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Diversifying The Magistrate Bench: Caribbean Applicants Wanted

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The Ministry of Justice (MoJ), is currently urging more people from ethnically diverse backgrounds to volunteer as magistrates With most applications closing by the end of February, it’s important that people from different backgrounds apply soon in order for the magistracy to better reflect the different identities and cultures in British society. 

Currently, we are working with some amazing magistrates who were motivated to join the magistracy in order to help increase the racial representation of the bench. These include peace activist Professor Erinma Bell MBE, ex-army officer Jake Paul Baker and Leicester based Nurse and midwife Pauline Baker.

The ambition is to boost the number of volunteers by 4000 across the country. The number of magistrates in England and Wales from an ethnic minority has continued to increase, with a jump of 3% in the last 5 years, and an increase of 1% since last 2021 (2017 11%, 2021 13%, 2022 14%) but there’s still more work to be done.

Here are the profiles of a few non-white magistrates on the program:

  • Professor Erinma Bell MBE from Manchester is a peace activist recognised for her work tackling gun crime in Moss Side and Longsight. She operates CARISMA (Community Alliance for Renewal, Inner South Manchester Area) to give young people positive alternatives to street and gun crime. She has been a magistrate since October 2018 and is of African heritage.
  • Pauline Rawle, of Black Caribbean heritage is from Leicester became a magistrate in 2013. As a registered nurse, midwife and health visitor, Pauline has always worked to safeguard adults and children. She is also a mother of two children diagnosed with autism and is mindful of how people with autism can experience the justice system. She believes it is her lived experience that can help ads real value to the magistracy bench. Previously she had thought you needed to be retired to be a magistrate but once she realised that was not true she decided to volunteer. It was important for Pauline to become a magistrate to help diversify the bench and make sure communities from minority ethnic backgrounds are better represented.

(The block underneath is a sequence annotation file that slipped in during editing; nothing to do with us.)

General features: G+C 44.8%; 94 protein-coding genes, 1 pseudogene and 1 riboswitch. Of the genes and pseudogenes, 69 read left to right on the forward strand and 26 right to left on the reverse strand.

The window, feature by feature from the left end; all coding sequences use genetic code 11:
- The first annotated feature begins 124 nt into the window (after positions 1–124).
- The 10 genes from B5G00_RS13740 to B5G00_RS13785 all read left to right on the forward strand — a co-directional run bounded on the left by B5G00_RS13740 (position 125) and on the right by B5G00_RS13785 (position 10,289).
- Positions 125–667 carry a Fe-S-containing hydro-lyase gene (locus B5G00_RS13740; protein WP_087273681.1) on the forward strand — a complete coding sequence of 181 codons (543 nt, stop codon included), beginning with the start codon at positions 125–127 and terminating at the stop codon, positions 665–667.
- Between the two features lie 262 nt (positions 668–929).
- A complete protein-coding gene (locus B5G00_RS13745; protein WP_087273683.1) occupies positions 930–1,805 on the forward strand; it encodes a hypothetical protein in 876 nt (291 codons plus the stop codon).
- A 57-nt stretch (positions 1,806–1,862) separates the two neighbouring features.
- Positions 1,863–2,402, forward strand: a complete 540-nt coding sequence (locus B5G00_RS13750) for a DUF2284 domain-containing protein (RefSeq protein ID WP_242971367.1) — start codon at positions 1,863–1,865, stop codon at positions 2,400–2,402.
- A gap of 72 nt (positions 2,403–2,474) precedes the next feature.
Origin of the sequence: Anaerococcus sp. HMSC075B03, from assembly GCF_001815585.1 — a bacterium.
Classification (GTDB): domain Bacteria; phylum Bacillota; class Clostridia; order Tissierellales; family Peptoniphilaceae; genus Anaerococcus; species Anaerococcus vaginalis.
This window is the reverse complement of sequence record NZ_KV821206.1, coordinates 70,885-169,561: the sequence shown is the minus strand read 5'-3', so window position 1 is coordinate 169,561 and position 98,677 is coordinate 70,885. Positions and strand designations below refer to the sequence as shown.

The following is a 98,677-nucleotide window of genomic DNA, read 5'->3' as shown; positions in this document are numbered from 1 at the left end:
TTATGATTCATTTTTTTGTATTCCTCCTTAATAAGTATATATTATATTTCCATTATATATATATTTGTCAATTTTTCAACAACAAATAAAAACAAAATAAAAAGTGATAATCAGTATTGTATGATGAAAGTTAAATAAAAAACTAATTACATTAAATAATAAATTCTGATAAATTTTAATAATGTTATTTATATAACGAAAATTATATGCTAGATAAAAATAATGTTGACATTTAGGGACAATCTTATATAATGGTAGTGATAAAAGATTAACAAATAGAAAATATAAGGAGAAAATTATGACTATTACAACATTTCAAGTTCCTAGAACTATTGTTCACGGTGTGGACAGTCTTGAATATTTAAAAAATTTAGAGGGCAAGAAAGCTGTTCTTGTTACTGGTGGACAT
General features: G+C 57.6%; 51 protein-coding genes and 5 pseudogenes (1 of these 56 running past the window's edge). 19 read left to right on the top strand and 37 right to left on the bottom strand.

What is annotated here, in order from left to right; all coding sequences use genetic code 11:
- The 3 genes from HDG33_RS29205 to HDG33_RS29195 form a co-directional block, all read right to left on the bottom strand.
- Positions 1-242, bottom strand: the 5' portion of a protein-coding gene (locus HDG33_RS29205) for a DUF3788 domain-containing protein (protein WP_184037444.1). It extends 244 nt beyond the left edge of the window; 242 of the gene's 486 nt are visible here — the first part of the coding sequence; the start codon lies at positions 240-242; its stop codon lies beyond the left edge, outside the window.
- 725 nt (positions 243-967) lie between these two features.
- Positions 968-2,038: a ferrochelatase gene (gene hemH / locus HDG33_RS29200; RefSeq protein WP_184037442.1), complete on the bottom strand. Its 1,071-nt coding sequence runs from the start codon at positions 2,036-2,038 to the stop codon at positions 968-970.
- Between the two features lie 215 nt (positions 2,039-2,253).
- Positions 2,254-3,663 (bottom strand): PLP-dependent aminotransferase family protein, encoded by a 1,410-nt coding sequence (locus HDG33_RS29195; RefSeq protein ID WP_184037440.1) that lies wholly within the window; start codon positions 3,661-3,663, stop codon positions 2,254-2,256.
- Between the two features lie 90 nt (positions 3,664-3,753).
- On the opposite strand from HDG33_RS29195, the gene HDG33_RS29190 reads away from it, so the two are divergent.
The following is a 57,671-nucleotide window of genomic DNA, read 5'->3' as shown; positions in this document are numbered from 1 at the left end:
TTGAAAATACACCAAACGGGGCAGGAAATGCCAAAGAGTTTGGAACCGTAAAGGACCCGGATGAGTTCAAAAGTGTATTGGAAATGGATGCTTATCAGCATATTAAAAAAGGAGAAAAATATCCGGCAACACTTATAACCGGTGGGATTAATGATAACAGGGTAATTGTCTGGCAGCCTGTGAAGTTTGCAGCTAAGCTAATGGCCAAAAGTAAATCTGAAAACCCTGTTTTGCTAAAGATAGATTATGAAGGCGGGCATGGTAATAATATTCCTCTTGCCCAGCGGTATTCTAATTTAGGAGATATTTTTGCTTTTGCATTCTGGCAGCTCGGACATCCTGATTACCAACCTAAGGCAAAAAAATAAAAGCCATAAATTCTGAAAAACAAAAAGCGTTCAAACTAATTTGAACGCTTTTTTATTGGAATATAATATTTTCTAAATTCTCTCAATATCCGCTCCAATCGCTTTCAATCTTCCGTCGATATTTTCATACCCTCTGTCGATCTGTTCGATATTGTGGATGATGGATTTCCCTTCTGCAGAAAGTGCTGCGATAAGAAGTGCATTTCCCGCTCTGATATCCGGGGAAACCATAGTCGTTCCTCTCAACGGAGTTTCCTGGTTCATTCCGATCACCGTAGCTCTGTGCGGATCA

• Jake Paul Baker from Northamptonshire has been a magistrate for over 9 years and is of mixed British and Nigerian heritage. Jake previously served as a British Army Officer, during his army career he represented soldiers in court for minor offences. This led to his interest in law and also made him acutely aware of the importance of diversity in the legal system. He always encourages people of colour, and people in the LGBTQ+ and disabled community to consider becoming a magistrate.
  • Lisa Hicks has been a magistrate for a decade. Based in Dronfield, North East Derbyshire, and of mixed White and Caribbean heritage, Lisa feels it is important to represent the ethnic minority community has found being a magistrate very fulfilling.
  • Lisa Baskott, of Caribbean heritage, is a property developer based in Hove. She was drawn to becoming a magistrate to serve her local community and make a difference to the lives of young people. Throughout her nine years of being a magistrate, Lisa has found the role to be incredibly varied, challenging and humbling.
  • Gilles Casse from New Malden, South West London, has been a magistrate for 13 years. He is of white and black African heritage and wanted to bring diversity to the justice system and give back to the community.

On his role as a magistrate, Gilles says: “One of the reasons I became a magistrate is to try and improve the justice system and the only real way to do that is from the inside; as a magistrate you have a voice which will be heard and sometimes acted upon.

The highlight for me is making a difference to people’s lives. It’s also so important to me that we attract a wide range of magistrates so people see themselves being judged by people ‘like them’. We need to ensure the magistracy reflects our diverse local communities and that a real cross section of people are involved in deciding the facts of the case. I also love dispelling the stereotype of who a magistrate is, as you don’t need a degree, legal experience or specific qualifications to be a magistrate. You get all the training you need and you also have great support from other magistrates.”

Further details on participating magistrates to follow. To apply to this program log on to https://magistrates.judiciary.uk/

Pauline Rawle

Jake Paul Baker

Gilles Casse

Erinma Bell –



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